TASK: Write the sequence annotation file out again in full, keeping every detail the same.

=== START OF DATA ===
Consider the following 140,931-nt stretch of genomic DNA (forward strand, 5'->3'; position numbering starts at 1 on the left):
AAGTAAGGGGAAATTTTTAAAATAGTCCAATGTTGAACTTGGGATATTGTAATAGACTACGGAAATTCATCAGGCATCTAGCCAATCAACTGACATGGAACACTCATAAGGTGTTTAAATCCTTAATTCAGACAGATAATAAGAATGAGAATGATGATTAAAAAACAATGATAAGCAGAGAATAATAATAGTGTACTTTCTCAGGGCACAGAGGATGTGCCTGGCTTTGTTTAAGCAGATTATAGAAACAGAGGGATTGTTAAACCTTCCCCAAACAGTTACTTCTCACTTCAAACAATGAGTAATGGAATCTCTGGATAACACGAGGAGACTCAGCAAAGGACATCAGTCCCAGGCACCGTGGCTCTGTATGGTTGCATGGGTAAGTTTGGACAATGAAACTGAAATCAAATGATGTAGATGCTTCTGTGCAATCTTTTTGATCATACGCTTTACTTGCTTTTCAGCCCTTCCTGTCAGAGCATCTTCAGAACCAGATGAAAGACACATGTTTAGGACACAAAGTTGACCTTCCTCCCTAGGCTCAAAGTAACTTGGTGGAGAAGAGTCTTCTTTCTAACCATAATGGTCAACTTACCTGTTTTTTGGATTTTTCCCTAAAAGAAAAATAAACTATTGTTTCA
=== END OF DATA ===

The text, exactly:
Consider the following 140,931-nt stretch of genomic DNA (forward strand, 5'->3'; position numbering starts at 1 on the left):
AAGTAAGGGGAAATTTTTAAAATAGTCCAATGTTGAACTTGGGATATTGTAATAGACTACGGAAATTCATCAGGCATCTAGCCAATCAACTGACATGGAACACTCATAAGGTGTTTAAATCCTTAATTCAGACAGATAATAAGAATGAGAATGATGATTAAAAAACAATGATAAGCAGAGAATAATAATAGTGTACTTTCTCAGGGCACAGAGGATGTGCCTGGCTTTGTTTAAGCAGATTATAGAAACAGAGGGATTGTTAAACCTTCCCCAAACAGTTACTTCTCACTTCAAACAATGAGTAATGGAATCTCTGGATAACACGAGGAGACTCAGCAAAGGACATCAGTCCCAGGCACCGTGGCTCTGTATGGTTGCATGGGTAAGTTTGGACAATGAAACTGAAATCAAATGATGTAGATGCTTCTGTGCAATCTTTTTGATCATACGCTTTACTTGCTTTTCAGCCCTTCCTGTCAGAGCATCTTCAGAACCAGATGAAAGACACATGTTTAGGACACAAAGTTGACCTTCCTCCCTAGGCTCAAAGTAACTTGGTGGAGAAGAGTCTTCTTTCTAACCATAATGGTCAACTTACCTGTTTTTTGGATTTTTCCCTAAAAGAAAAATAAACTATTGTTTCA